It is easy to fall in love with the region of Bicol. Blessed with picturesque islands, the bluest waters, and fiery volcanoes that attract more than repel, you get smitten. Its sordid past does not seep into the haze of perfect beaches, great food, warm and friendly people, and the juvenile mantas you just saw at Manta Bowl. Until it does.
Rapu Rapu Island
Rapu Rapu Island is on the eastern side of Bicol, where the Albay Gulf lies. It was a picture of perfection before 2005, when Australian firm Lafayette Philippines, Inc. was granted an Environmental Compliance Certificate by the Department of Environment and Natural Resources (DENR) to extract zinc, copper, silver and gold from the island.
Rapu Rapu was naturally wealthy. It counted lush sea grass beds and mangrove forests as some of its riches, nurturing both man and fish. Its fishermen harvested from the ocean, getting more than enough to feed their families and sell in the public markets. They shared the abundance with dolphins, whale sharks, sea turtles and other sea mammals that pass through the gulf during their migration.
But mining promised tangible richness. It carried the “progress” banner, with the DENR and the municipality’s officials cheering on the side. So despite protests, Lafayette through its Rapu-Rapu Polymetallic Project (RRPP) got the go-ahead to mine.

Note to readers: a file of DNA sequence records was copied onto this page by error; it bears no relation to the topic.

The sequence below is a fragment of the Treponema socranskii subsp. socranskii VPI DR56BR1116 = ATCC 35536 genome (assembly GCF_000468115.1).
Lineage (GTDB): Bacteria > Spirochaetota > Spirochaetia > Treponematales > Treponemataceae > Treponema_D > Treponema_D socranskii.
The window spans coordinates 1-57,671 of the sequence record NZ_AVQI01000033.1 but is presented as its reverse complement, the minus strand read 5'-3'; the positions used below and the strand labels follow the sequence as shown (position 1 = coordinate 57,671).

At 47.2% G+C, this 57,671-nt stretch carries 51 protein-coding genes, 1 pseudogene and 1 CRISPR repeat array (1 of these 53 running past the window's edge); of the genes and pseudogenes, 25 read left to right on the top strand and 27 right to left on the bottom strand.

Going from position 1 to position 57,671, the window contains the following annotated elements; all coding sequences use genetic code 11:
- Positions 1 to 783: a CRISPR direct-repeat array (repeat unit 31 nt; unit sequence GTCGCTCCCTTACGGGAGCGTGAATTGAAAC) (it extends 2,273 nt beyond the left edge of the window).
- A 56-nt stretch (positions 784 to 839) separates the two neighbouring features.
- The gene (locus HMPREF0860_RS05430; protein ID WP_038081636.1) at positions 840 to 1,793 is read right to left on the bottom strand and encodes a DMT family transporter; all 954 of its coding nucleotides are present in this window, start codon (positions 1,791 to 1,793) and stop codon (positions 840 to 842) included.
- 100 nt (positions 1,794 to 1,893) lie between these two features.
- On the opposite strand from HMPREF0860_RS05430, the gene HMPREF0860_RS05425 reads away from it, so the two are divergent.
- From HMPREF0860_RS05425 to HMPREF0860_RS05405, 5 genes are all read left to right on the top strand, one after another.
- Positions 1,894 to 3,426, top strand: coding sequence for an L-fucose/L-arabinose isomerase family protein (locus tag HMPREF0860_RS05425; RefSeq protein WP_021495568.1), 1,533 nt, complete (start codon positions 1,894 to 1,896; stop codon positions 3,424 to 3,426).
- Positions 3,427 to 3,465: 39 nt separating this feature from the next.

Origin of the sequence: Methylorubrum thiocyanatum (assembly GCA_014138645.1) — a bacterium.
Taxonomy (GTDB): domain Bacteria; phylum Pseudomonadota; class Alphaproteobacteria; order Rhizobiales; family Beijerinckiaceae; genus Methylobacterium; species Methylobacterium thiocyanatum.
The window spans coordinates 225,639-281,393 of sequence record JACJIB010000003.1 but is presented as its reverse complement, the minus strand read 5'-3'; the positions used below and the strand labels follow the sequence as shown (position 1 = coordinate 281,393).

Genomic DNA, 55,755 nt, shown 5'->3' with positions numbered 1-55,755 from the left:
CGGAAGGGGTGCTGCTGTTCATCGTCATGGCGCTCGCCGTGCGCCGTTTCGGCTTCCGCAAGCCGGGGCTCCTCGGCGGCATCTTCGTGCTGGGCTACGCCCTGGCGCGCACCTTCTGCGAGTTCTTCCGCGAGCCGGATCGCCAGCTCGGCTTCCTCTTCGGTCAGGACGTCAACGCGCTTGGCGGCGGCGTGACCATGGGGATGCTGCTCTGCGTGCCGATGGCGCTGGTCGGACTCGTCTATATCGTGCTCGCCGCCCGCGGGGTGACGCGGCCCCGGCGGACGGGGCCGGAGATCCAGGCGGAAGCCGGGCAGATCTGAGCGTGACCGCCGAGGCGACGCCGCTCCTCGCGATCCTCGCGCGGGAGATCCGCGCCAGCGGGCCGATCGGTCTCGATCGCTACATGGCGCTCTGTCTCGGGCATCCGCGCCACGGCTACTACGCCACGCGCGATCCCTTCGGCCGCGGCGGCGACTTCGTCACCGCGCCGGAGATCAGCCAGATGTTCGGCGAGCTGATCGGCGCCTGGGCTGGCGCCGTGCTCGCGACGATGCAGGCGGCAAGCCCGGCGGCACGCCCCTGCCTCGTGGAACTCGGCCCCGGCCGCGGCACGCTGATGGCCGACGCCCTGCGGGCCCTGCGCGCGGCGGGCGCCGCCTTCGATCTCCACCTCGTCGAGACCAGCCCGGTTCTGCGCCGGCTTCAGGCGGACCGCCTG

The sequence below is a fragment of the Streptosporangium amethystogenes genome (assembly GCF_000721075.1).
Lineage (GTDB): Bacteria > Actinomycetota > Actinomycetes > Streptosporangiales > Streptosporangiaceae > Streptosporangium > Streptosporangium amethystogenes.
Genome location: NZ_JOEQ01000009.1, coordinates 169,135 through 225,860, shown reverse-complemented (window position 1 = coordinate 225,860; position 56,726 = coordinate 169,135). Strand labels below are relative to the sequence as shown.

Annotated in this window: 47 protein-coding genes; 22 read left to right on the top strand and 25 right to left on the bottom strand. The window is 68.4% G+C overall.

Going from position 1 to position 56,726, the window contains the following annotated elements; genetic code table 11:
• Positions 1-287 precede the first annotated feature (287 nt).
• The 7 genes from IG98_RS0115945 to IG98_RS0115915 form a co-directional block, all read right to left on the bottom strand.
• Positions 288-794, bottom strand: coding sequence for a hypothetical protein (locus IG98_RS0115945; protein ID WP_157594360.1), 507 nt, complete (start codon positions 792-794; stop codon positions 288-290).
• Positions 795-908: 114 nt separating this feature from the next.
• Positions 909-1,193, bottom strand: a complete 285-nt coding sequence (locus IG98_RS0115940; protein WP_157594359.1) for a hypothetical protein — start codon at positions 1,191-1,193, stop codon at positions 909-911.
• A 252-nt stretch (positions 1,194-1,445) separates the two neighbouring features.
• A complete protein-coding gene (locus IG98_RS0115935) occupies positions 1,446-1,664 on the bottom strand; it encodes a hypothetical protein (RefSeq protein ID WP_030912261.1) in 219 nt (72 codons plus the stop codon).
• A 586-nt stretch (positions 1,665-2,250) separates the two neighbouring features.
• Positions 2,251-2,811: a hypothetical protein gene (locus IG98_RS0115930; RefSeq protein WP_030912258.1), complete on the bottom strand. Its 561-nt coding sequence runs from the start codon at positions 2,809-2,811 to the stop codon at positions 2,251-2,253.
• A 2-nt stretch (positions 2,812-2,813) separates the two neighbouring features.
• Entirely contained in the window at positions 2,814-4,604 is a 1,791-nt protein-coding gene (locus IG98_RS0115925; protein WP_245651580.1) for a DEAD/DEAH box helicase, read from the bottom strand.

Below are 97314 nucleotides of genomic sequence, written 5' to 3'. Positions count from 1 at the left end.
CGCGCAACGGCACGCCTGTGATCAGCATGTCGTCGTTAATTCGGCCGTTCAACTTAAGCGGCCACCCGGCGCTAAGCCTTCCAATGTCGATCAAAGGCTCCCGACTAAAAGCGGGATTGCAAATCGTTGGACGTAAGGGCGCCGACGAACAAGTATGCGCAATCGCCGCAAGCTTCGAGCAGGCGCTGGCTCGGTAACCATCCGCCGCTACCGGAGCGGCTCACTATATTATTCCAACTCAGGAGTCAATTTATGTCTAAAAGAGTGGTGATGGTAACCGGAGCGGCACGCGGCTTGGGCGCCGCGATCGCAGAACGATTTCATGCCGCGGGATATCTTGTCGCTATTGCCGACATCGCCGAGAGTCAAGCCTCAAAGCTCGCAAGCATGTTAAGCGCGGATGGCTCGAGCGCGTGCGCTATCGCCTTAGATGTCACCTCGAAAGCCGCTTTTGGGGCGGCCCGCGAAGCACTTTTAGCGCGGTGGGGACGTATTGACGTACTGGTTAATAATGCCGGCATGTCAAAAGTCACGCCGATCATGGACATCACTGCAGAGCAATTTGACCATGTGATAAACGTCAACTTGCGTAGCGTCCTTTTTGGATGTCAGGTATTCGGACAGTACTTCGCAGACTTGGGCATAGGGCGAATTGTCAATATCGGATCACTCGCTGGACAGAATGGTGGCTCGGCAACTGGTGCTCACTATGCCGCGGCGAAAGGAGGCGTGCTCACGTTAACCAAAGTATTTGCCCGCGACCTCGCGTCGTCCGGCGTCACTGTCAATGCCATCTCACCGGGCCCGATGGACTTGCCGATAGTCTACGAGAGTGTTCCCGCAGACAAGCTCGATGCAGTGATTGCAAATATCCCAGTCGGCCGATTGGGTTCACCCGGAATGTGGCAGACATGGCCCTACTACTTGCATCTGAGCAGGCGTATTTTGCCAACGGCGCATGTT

Within a year of mining in Rapu Rapu, two major fishkills had been documented, one in October 2005 and the other in July 2006. Residents claimed there were more. This led to the establishment of the Rapu Rapu Fact-finding Commission, which was tasked to investigate the October fish kill. Experts were brought in and majority of these scientists and doctors attested to the claims that Lafayette was negligent in monitoring its mining activities and in minimizing their environmental impact.
But then again, it’s money and “progress.” The DENR ignored the Commission’s findings, and the RRPP stayed. Negligence and the disregard for nature were norm. It got so bad that the government had to provide a Php 10 million emergency assistance for fisherfolks who now had zero catch. Their once abundant waters were now the subject of health and ecological studies to determine the levels of heavy metal contamination and long-term impact on its ecosystems.